Greenspan has argued repeatedly that raising the minimum wage will put some unskilled workers out of work. I actually agree with him. That economic "fact" is *true*. But, that's not the end of the story. Social safety net to the rescue. Here's "The Answer"... Yes, some unskilled workers *will* lose their jobs, and others will never have those "lost" job opportunities. But... BUT... lets look at the social costs. Each of the workers that doesn't lose their job will be that much less financially dependent on our social safety net and that much less likely to turn to crime to supplement (or replace) their wages. Those *savings* can then be spent on offering assistance (including meal subsidy, housing subsidy, counseling, and job training) to the *minority* of workers who are out of jobs due to the cold economic impact of raising the minimum wage. Just be sure not to set the non-worker subsidy so high that it is more appealing than the minimum wage job. Or, simply make sure that the minimum wage job is economically more attractive than the non-job (subsidized) alternative). And, if partial subsidies are still available to the minimum-wage worker, make sure that the subsidy is even more attractive than if the worker was a non-worker. The real bottom line here is to eliminate or counter or compensate for the Greenspan economic argument against minimum wage.

I would also put forward the possibility that a state or county government might offer to partially subsidize the minimum wage for businesses deemed to be socially significant, but in difficult economic situations. After all, the alternative is that the local social agencies will have to pay "full fare" for the social impact of workers without any work.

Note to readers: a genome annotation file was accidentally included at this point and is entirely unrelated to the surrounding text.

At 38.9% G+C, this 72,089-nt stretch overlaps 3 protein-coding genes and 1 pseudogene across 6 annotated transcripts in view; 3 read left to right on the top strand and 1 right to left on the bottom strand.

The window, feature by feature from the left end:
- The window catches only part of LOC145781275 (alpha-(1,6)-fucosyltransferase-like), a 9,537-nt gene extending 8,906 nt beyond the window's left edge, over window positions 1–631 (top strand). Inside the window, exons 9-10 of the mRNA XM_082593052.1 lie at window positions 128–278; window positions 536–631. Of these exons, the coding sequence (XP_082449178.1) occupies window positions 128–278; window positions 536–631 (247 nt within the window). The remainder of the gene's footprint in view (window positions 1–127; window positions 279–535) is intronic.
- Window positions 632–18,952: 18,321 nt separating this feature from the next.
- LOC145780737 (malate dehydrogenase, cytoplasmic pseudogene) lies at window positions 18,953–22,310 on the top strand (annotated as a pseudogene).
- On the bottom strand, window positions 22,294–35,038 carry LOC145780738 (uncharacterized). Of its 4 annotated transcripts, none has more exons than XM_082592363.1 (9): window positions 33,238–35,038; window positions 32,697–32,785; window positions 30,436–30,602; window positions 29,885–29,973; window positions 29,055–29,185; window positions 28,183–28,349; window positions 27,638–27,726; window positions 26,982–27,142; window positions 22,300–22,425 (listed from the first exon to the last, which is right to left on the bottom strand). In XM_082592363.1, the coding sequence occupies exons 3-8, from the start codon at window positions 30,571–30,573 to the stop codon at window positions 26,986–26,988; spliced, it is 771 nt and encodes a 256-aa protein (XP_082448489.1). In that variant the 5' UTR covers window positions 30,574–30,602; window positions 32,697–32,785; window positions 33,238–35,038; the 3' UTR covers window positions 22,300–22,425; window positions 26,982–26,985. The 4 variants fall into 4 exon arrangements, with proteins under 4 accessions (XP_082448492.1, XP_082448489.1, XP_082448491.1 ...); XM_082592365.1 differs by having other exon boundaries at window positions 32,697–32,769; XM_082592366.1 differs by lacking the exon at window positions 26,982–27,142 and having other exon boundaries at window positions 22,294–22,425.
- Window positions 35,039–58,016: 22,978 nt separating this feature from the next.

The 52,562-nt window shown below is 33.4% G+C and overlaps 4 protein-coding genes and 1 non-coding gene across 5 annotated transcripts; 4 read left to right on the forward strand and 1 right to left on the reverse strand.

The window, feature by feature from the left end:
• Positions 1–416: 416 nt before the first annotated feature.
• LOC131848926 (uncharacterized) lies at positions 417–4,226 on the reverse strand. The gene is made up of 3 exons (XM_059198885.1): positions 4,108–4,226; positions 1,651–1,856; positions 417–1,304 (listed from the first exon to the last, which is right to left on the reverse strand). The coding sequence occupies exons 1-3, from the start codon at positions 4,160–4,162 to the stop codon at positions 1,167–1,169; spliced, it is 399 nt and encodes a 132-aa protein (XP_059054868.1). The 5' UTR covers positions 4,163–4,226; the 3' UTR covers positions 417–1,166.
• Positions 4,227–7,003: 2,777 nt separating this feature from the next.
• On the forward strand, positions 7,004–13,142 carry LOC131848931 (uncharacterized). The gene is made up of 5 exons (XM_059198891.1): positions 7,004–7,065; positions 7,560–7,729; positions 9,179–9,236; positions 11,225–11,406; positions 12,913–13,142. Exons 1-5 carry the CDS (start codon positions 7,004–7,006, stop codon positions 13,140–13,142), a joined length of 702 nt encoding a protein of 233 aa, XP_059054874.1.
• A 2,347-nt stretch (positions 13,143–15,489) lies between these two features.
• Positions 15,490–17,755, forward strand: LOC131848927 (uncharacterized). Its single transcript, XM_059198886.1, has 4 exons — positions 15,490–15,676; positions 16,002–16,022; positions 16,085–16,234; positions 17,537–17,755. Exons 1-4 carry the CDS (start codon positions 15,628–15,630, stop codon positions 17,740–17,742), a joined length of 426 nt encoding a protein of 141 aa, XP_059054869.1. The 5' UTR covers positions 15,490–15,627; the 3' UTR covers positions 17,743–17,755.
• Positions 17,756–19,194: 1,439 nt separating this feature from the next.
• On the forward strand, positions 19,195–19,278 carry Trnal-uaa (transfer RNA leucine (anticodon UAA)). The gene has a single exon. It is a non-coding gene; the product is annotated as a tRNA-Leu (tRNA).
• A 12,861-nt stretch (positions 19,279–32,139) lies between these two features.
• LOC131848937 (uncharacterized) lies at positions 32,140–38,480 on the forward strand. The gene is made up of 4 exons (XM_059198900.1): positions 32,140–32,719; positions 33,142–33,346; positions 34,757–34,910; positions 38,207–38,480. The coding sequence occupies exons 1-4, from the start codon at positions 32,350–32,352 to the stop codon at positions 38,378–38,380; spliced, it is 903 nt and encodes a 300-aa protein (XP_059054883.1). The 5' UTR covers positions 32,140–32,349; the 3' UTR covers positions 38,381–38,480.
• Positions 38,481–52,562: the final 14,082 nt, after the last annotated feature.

Administering such programs may be a little messy, but it *is* a matter of social fairness, and we need to recognize that having a reasonably-decent paying job is in fact valued by most people.

Here's one angle on administration. Allow businesses to apply for a subsidy for low-paid workers. If a business is in such dire circumstances that it can't afford to pay the full minimum wage, they could apply for the subsidy, through an accredited business-review professional who can "certify" the subsidy need and value to the community of the business offering the jobs.

Final note: for all those restaurants fighting against minimum wage, my view is that tips (actual or estimated) *should* be counted as part of the minimum wage. In other words, many if not most of the tip-oriented businesses should *not* be required to raise their minimum wage. If anything, the minimum wage in tip-oriented businesses should simply be "the cost of doing business" to compensate those workers for simply showing up on slow days when the lack of business gives them no economic incentive to show up at all.

-- Jack Krupansky

Monday, December 19, 2005

War on Terror? Where does democracy fit in?

It was a huge mistake for the Bush administration to claim that it was embarking on a "War on Terror" in response to the events of 9/11. There are really TWO efforts going on: 1) the ongoing efforts to suppress terrorists (ala al Qaeda), and 2) efforts to promote democracy around the world. They ARE and should be KEPT as TWO DISTINCT efforts.

Terrorists don't give a hoot about democracy. Even if EVERY country in the world was a democracy, groups like al Qaeda would still be fighting to pursue their own visions.

I believe that efforts to promote democracy are laudable. Where we run into trouble is the question of means, and I'm one of those people who insists that the end can never justify all means.

If the administration, the neocons, and the Republicans overall wish to rally America around the concept of radical democratization (as we are seeing in Afghanistan and Iraq and as they tried with the Nicaraguan Contras), they should be clear about both the goals and the means.

Only a tiny minority of Americans probably believe that al Qaeda and similar terrorist groups will shrivel up and die once Iraq is a certifiable democracy.